By Nora Isaacs
Yoga Journal, August 2003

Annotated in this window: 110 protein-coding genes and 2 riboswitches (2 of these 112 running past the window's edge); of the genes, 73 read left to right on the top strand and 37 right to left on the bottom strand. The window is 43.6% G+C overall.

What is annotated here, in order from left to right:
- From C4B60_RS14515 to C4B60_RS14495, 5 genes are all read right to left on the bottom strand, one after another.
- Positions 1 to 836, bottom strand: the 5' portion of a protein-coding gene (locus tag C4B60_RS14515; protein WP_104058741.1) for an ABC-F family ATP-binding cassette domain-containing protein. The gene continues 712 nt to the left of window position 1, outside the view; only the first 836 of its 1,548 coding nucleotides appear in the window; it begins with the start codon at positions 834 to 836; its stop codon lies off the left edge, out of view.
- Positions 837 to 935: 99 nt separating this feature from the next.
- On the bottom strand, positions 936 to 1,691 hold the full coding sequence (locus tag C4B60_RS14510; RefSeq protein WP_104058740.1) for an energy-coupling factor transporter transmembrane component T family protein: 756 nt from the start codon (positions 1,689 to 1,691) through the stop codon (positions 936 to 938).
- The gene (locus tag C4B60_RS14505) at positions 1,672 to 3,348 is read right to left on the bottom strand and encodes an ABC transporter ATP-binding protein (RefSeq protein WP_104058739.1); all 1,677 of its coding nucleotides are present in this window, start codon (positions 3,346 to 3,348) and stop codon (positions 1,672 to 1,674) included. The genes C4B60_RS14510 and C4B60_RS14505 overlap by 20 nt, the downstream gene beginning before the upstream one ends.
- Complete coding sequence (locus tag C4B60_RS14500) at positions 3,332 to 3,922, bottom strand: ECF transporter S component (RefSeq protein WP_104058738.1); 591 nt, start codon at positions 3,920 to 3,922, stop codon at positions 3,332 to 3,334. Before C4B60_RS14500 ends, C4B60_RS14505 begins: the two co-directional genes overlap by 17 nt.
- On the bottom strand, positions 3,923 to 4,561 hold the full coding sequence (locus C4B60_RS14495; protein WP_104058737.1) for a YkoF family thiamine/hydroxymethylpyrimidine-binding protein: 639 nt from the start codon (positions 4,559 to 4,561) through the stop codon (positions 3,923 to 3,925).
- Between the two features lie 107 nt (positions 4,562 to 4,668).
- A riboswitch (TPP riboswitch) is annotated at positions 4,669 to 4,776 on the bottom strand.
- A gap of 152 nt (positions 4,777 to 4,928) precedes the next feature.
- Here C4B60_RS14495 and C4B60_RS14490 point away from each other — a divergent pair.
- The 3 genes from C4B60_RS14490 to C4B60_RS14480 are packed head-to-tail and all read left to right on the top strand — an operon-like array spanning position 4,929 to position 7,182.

“While I’m doing yoga, problems go through my head, and it gives me time to solve them,” explains 16-year-old Margaret Hee, who came to the practice after studying gymnastics and ballet in depth. Hee’s problem-solving abilities must be well honed; since age 13, she has risen at 6 a.m. daily to practice yoga for 45 minutes. In addition to her solo practice, she is a dedicated student of San Francisco Bay Area yoga teacher Sarah Powers (shown above). “I was so impressed when she came into a four-hour workshop,” says Powers. “She stayed with the whole flow of the class, focused and interested.” During the class, Powers shared a story about two monks to illustrate the Buddhist theme of craving as a hindrance; she was amazed to hear that Hee used the tale later that week in a school paper. While many teens strive to conform, Hee is unfazed by the fact that she’s the only teen in Powers’s class. “I think a lot of kids my age would be helped by yoga,” she says. Powers could not agree more: “Yoga not only brings teens a way to honor their bodies while promoting suppleness and strength, it also educates them about their inner world and how to manage their emotions.